By Richardeen Williams. Updated 10:01 p.m., Saturday, December 31, 2022, Atlantic Standard Time (GMT-4).
Feature photo: Lance Neverson.
“But the sea which no one tends is also a garden.” These are the wise words of Carlos Williams, a poet and doctor. The Ocean is described to be an open body of mass which holds approximately over 1.3 billion cubic km of water. The salty, musky or clear water can get its color through various ways whether sediments interact with light, pollution, natural disasters or the lack of phytoplankton, or algae.
The Caribbean is a region that is near to the equator which makes the place relatively hot however the waters are very much warm making it a place for rare animals and beaches. In 2019 it was recorded that 32.0 million tourists came to the Caribbean. Despite the vast variety of cultures the sea is an imagery that markets visitors to the Caribbean . The value of the shore is beyond some of the finest jewels. It’s used for recreation, food, transportation and even holistic activities. It is even a breeding ground for rare animals however due to climate change these natural habitats are liable to severe damage.
Over the past few years the climate in the Caribbean has been fluctuating due to change in weather patterns. The increase of sea levels due to ice melting in the Antarctic , increase in rain, irregularity of hurricanes and winds which cause heavy waves in curl action to wash away sentiments from the shore line. Although mitigation methods are implemented these damages are exceeding at a dangerous rate.
National countries that are developed contribute heavily to climate change and global warming through greenhouse gas emission and carbon dioxide emissions. These countries might fund mitigation methods however damages outweigh the preventative and curable methods. The Caribbean islands are not excluded from cause of the damages such as digging the coast to place on other lands. However most of the damages occurs from developed countries and their irresponsibility of taken “Green methods” in comparison to greenhouse emission.
Citizens and governments are urged to take care of their environment and make ethical judgments; however , could it be Racism, class division, or lack of care for human rights? Why do the Caribbean suffer so much the answers or not blatant in words but we can conclude from such actions embedded.
Consequently citizens and governments may argue for a short period of time against such actions however it usually go over the heads
Of capitalist . These consequences may not hurt the economy to where it cripples immediately but over years generations tend to see drastic changes through our eating habits, living conditions and tourism which has strong ties in the increasing of income in St.Vincent and the Grenadines.
In St.Vincent it is reported that beaches such as Sion Hill Bay, sand whistle bay in Mayreau and Villa have been eroding. A popular beach “Indian bay” which has been an open area for families to spread blankets and have a pleasurable beach day has now detoured to a shore that is hardly accessible without water touching your feet. This is detrimental not only to families but also business places. It is detrimental to their business because they are forced to find ways in which they can prevent these circumstances which is a waste of money if bigger countries don’t take responsibility for such actions.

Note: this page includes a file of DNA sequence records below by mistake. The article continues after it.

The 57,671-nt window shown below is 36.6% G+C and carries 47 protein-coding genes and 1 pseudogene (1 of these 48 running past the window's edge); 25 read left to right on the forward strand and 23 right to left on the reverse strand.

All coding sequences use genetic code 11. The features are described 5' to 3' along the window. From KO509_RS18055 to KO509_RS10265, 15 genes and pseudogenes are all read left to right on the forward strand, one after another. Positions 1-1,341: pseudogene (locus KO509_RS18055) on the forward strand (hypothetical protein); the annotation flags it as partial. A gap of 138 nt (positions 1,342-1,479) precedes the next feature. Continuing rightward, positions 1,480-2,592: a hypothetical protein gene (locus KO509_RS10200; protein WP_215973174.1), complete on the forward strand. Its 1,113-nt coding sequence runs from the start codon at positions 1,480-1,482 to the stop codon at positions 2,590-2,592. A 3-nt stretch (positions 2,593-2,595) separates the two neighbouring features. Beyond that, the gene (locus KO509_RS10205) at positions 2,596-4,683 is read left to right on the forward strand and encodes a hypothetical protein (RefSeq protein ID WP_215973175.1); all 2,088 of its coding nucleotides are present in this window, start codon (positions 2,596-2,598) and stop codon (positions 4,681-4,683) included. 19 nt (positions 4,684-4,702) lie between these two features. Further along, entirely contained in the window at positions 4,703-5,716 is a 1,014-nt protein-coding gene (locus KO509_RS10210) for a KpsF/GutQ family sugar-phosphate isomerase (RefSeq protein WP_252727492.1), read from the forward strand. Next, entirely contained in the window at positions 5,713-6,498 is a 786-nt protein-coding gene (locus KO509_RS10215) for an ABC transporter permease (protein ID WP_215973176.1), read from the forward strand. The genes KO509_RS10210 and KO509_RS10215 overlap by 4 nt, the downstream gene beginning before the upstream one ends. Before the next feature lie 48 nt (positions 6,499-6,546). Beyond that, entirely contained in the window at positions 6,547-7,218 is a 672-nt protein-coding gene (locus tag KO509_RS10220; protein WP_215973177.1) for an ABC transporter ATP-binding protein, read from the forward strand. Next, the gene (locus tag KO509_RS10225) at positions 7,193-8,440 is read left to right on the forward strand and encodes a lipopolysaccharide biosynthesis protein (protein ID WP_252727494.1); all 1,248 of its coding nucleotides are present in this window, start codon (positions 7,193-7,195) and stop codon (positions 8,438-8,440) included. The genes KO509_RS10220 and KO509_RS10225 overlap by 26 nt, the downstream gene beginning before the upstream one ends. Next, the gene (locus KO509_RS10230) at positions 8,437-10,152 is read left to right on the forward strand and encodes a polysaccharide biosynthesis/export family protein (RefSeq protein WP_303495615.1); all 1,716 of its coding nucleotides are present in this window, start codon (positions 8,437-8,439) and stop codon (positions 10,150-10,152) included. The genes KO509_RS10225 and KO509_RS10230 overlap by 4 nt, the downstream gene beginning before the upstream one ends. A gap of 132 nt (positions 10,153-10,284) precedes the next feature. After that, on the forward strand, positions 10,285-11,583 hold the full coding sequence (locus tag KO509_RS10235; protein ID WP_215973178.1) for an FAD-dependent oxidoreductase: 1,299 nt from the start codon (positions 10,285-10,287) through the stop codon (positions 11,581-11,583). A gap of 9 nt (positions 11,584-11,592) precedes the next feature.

In 2021 the government finished the construction of a sea defense in Caratal Georgetown where 26 million dollars was spent to control the damage of approximately 60 meters in 40 years. Then in 2022 the initiative was taken up to build a sea defense in “salt whistle bay” Mayreau. In St.Vincent and the Grenadines a ban was placed so that citizens would not kill Scaridie (Parrot fish) since it deposits an estimate of 90 kilometers of sand a year from its stool. All of these were measurements put in place to avert and reverse the damages caused by sea erosion.
One news had an interview with someone whom would prefer to stay anonymous from the Ministry of Tourism, Civil Aviation,
Sustainable Development and Culture Anonymous who shared some insight on what the government is doing to prevent soil erosion
“The Sustainable Unit within the Ministry of Tourism, Civil Aviation, Sustainable Development and Culture will be implementing a couple projects that will directly and indirectly better manage our
coastal environment.The National Ocean Policy and Strategic Action Plan:The purpose of the Policy is to establish a framework that will guide inter-sectoral planning and development of ocean activities in a rational and sustainable manner
for the social and economic development of Saint Vincent and the Grenadines. The policy is the basis for effective coordination among all government agencies with responsibility for maritime and ocean affairs and the harmonization of national actions in relation to the marine resources of Saint Vincent and the Grenadines.”
She further stated:
“Coastal and marine ecosystems management
strengthening project: component 1 of the project will facilitate the further development of coastal and marine policies and management between key sectors.
Component 2 will use a participatory approach to planning and nature based solutions in selected sites to effectively plan, manage, finance and monitor compliance in target
environmentally sensitive coastal and marine sites.”
The fact still remains that we are not soley responsible for the detouring of our coast however the question to be asked is when will developed countries take responsibility for the effects of climate change in small islands such as St.Vincent and the Grenadines?
This story was published with the support of the Caribbean Climate Justice Journalism Fellowship, which is a joint venture of Climate Tracker and Open Society Foundations.